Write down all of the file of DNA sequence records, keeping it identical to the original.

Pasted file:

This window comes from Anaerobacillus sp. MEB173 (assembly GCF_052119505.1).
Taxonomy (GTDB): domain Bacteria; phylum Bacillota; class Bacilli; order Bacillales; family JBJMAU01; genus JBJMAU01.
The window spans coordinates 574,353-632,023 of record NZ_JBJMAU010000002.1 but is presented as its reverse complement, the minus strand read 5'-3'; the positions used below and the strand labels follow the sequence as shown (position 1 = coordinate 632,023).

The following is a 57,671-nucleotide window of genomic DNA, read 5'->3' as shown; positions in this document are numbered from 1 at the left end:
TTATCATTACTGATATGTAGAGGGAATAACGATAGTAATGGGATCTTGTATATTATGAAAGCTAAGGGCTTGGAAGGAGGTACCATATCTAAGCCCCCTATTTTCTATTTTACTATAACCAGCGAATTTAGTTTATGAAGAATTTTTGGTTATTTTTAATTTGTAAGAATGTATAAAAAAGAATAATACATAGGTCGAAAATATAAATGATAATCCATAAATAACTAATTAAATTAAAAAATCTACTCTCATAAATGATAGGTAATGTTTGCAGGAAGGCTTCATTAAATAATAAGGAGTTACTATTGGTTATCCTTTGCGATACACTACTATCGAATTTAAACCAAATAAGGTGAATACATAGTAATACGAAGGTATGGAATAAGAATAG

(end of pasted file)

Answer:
This window comes from Anaerobacillus sp. MEB173 (assembly GCF_052119505.1).
Taxonomy (GTDB): domain Bacteria; phylum Bacillota; class Bacilli; order Bacillales; family JBJMAU01; genus JBJMAU01.
The window spans coordinates 574,353-632,023 of record NZ_JBJMAU010000002.1 but is presented as its reverse complement, the minus strand read 5'-3'; the positions used below and the strand labels follow the sequence as shown (position 1 = coordinate 632,023).

The following is a 57,671-nucleotide window of genomic DNA, read 5'->3' as shown; positions in this document are numbered from 1 at the left end:
TTATCATTACTGATATGTAGAGGGAATAACGATAGTAATGGGATCTTGTATATTATGAAAGCTAAGGGCTTGGAAGGAGGTACCATATCTAAGCCCCCTATTTTCTATTTTACTATAACCAGCGAATTTAGTTTATGAAGAATTTTTGGTTATTTTTAATTTGTAAGAATGTATAAAAAAGAATAATACATAGGTCGAAAATATAAATGATAATCCATAAATAACTAATTAAATTAAAAAATCTACTCTCATAAATGATAGGTAATGTTTGCAGGAAGGCTTCATTAAATAATAAGGAGTTACTATTGGTTATCCTTTGCGATACACTACTATCGAATTTAAACCAAATAAGGTGAATACATAGTAATACGAAGGTATGGAATAAGAATAG